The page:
If you are watching any edition of Aussie news at the moment, it would not have escaped your notice that Queensland and the “Territory” are experiencing the effects of a tropical cyclone of monster proportions.
Most of us had to wait for the Weather bureau’s radar to tell us a cyclone was bearing down on us, and exactly where it would hit, but for some, their own version of the news bulletins have been screaming warning messages for weeks. So who are these intuitive, all – knowing metereologists? Animals, and nature, of course.
For weeks, the turtles have been emerging from the creek beds and creeks, plodding ever so slowly, (well, they do have to start early, don’t they?!) on their way to higher ground.
The Cockatoos, those screeching white birds with the sulphur crest, clearly possess a sixth sense, that we humans, missed out on as they have been flying inland in flocks during the last week or so. (When there is drought, they immigrate to the cities in search of food and water). If a lot of rain is expected, they will head inland to feed on the drier grassy areas, as they are doing now.
I even heard the Kookaburras laughing their ‘heads’ off, all last week, a sure sign of the onset of rain.
And the Ants, well there are ants everywhere, and I mean everywhere they are not supposed to be, like in your kitchen cupboards, in your laundry, and even in your bed!! Someone should tell them that there are higher places to hibernate than in my low set, one-level house!
And these creatures are always correct, which is more than I can say for the Weather forecasters!! Funny to think that an animal such as a turtle, or ant could replace a tertiary-educated professional or the highly sophisticated computer software!!!
Even non-living things seem to have an edge on what the weather will do: if you cast your eye upwards and see cloud formations that look like a mare’s tail, or sheep’s wool, you can bet your bottom dollar, there will be rain within three days. Guaranteed!! The mare’s tail clouds are particularly accurate, unless you live in the tropical areas, which has a unique weather pattern all of its own.
In any case, the rain arrived yesterday, and continued all through today, unrelenting for hours and hours. There were no less than five ( clearly a bit below par as far as animal intuition goes), toads, swimming in my backyard swimming pool this afternoon. Stupid, poisonous creatures, that obviously don’t have the intelligence or intuition of the turtle! (Although the toad is an introduced pest, so perhaps I’ll excuse them for this).
So what are we doing? We batten down the hatches and await the arrival of Tropical Cyclone Marcia (anyone who has ever watched the Brady Bunch TV show is now chanting Marsha, Marsha, Marsha), and the joke is tired already!! The cyclone made landfall at Yeppoon this morning as a Category 5 – with 260 km/hr winds. It sounded like a freight train passing over, and there is much structural damage like you see in this video.
Tropical Cyclones are severe weather systems that strike the Australian coast during the summer months. They usually consist of a central eye, in which the wind is fairly mild; there may be no or little cloud, or perhaps even sunshine. This is surrounded by a rapidly rotating low pressure storm system which produces enormous amounts of rain and wind. The systems spin clockwise, in the southern hemisphere, and counter – clockwise in the northern hemisphere.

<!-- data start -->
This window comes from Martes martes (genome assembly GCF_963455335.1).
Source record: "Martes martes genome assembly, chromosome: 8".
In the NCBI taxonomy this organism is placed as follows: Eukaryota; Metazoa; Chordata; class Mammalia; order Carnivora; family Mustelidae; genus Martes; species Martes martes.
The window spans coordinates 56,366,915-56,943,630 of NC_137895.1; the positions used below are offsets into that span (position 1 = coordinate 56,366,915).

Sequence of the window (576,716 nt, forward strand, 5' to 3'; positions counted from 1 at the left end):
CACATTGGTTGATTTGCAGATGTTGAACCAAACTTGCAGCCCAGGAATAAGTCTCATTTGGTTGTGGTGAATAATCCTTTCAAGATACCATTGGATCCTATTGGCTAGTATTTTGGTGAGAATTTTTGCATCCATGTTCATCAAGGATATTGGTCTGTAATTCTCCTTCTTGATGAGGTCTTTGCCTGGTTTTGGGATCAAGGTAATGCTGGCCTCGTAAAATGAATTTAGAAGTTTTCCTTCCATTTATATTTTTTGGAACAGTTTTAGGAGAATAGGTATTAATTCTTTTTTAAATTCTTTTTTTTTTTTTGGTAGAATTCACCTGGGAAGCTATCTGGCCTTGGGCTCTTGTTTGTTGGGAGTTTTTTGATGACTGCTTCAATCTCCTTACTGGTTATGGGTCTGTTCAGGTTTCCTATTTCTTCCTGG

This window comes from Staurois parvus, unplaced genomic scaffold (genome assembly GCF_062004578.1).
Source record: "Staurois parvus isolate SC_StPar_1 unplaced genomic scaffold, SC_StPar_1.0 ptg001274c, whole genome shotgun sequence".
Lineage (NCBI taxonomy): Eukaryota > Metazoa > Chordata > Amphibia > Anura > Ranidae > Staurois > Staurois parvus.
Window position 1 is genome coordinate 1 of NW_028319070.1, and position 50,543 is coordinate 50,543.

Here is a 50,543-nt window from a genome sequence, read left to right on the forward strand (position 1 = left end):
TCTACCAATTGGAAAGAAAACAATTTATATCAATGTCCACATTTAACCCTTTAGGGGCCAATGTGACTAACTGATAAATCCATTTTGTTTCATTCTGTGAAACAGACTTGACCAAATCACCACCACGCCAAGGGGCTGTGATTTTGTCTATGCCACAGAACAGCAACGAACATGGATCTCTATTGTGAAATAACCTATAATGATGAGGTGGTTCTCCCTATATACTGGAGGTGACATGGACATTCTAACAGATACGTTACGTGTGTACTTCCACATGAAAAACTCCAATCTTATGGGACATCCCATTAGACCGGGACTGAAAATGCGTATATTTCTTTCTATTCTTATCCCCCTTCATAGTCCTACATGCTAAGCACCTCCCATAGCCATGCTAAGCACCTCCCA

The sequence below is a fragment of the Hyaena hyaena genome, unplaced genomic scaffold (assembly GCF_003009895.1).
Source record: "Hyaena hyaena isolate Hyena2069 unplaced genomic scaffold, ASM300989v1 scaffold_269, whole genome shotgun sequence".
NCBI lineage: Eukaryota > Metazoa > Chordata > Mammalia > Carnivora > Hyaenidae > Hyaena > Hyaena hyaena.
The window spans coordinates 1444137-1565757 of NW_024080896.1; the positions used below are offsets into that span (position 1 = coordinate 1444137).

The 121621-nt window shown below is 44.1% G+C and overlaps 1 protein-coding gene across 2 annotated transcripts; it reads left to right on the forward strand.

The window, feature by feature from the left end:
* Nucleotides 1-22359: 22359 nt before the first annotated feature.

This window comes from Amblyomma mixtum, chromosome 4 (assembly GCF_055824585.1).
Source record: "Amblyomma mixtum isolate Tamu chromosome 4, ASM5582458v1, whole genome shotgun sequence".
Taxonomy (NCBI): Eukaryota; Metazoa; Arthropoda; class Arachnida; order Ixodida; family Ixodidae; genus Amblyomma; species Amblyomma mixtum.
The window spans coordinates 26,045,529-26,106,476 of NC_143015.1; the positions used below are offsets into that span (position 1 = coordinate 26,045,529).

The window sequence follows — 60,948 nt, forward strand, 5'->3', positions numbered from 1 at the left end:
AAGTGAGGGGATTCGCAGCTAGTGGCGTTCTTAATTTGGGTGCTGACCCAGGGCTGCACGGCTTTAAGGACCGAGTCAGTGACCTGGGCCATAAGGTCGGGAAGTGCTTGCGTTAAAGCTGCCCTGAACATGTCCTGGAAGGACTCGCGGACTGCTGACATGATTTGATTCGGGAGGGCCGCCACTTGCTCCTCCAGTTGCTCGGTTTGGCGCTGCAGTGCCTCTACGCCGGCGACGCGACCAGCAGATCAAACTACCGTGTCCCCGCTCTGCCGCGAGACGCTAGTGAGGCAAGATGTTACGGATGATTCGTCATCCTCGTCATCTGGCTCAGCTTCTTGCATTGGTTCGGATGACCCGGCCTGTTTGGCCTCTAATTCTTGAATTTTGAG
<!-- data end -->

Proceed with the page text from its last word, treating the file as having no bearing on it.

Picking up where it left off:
Residents in affected areas need to stock up on candles, matches, a generator perhaps, batteries, battery operated radio, torch, non-perishable food supplies, and tape up their glass windows, as well as remove any debris in their yard that could be flung about causing damage in high winds. STAY indoors, in the strongest part of their house, perhaps under a table or in the bathroom with mattresses and blankets for protection, should the roof be blown away. Most houses built since the devastation of Cyclone Tracy, (which flattened an entire city on Christmas day 1976), are built to cyclone proof standards, but in a Category 5 cyclone, Queenslanders have had to hold and barricade doors and windows on near new homes to prevent them from blowing in!
Here is some basic information on Cyclones from Wiki:
Tropical cyclones typically form over large bodies of relatively warm water. They derive their energy through the evaporation of water from the ocean surface, which ultimately recondenses into clouds and rain when moist air rises and cools to saturation. The strong rotating winds of a tropical cyclone are a result of the conservation of angular momentum imparted by the Earth’s rotation as air flows inwards toward the axis of rotation. As a result, they rarely form within 5° of the equator. Tropical cyclones are typically between 100 and 4,000 km (62 and 2,485 mi) in diameter.
At the center of a mature tropical cyclone, air sinks rather than rises. For a sufficiently strong storm, air may sink over a layer deep enough to suppress cloud formation, thereby creating a clear “eye“. Weather in the eye is normally calm and free of clouds, although the sea may be extremely violent. The eye is normally circular in shape, and is typically 30–65 km (19–40 mi) in diameter, though eyes as small as 3 km (1.9 mi) and as large as 370 km (230 mi) have been observed.
[Marcia’s eye was 70 km wide]
The cloudy outer edge of the eye is called the “eyewall“. The eyewall typically expands outward with height, resembling an arena football stadium; this phenomenon is sometimes referred to as the stadium effect. The eyewall is where the greatest wind speeds are found, air rises most rapidly, clouds reach to their highest altitude, and precipitation is the heaviest. The heaviest wind damage occurs where a tropical cyclone’s eyewall passes over land.
I hope I don’t have to Ponder this subject again